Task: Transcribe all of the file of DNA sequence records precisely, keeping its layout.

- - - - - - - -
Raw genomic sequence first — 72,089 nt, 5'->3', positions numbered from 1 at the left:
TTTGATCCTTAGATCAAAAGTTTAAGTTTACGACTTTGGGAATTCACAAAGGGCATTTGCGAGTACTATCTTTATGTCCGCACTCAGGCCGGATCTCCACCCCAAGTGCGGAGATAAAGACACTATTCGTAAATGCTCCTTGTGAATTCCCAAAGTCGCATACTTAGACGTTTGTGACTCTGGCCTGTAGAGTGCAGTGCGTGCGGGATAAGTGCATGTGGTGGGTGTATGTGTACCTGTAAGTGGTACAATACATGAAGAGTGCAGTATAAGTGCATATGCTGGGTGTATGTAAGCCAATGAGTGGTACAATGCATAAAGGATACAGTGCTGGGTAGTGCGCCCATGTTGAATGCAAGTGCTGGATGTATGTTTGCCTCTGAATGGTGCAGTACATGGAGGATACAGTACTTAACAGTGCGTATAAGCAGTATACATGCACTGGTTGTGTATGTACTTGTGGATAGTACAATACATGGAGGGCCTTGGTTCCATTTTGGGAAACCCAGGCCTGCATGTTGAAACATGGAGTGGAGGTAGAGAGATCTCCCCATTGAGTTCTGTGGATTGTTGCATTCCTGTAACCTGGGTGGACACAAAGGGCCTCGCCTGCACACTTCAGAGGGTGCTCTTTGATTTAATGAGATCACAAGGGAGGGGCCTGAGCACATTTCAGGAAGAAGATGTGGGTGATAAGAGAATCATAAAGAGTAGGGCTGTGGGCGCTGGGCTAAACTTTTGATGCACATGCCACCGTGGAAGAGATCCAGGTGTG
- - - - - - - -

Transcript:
Raw genomic sequence first — 72,089 nt, 5'->3', positions numbered from 1 at the left:
TTTGATCCTTAGATCAAAAGTTTAAGTTTACGACTTTGGGAATTCACAAAGGGCATTTGCGAGTACTATCTTTATGTCCGCACTCAGGCCGGATCTCCACCCCAAGTGCGGAGATAAAGACACTATTCGTAAATGCTCCTTGTGAATTCCCAAAGTCGCATACTTAGACGTTTGTGACTCTGGCCTGTAGAGTGCAGTGCGTGCGGGATAAGTGCATGTGGTGGGTGTATGTGTACCTGTAAGTGGTACAATACATGAAGAGTGCAGTATAAGTGCATATGCTGGGTGTATGTAAGCCAATGAGTGGTACAATGCATAAAGGATACAGTGCTGGGTAGTGCGCCCATGTTGAATGCAAGTGCTGGATGTATGTTTGCCTCTGAATGGTGCAGTACATGGAGGATACAGTACTTAACAGTGCGTATAAGCAGTATACATGCACTGGTTGTGTATGTACTTGTGGATAGTACAATACATGGAGGGCCTTGGTTCCATTTTGGGAAACCCAGGCCTGCATGTTGAAACATGGAGTGGAGGTAGAGAGATCTCCCCATTGAGTTCTGTGGATTGTTGCATTCCTGTAACCTGGGTGGACACAAAGGGCCTCGCCTGCACACTTCAGAGGGTGCTCTTTGATTTAATGAGATCACAAGGGAGGGGCCTGAGCACATTTCAGGAAGAAGATGTGGGTGATAAGAGAATCATAAAGAGTAGGGCTGTGGGCGCTGGGCTAAACTTTTGATGCACATGCCACCGTGGAAGAGATCCAGGTGTG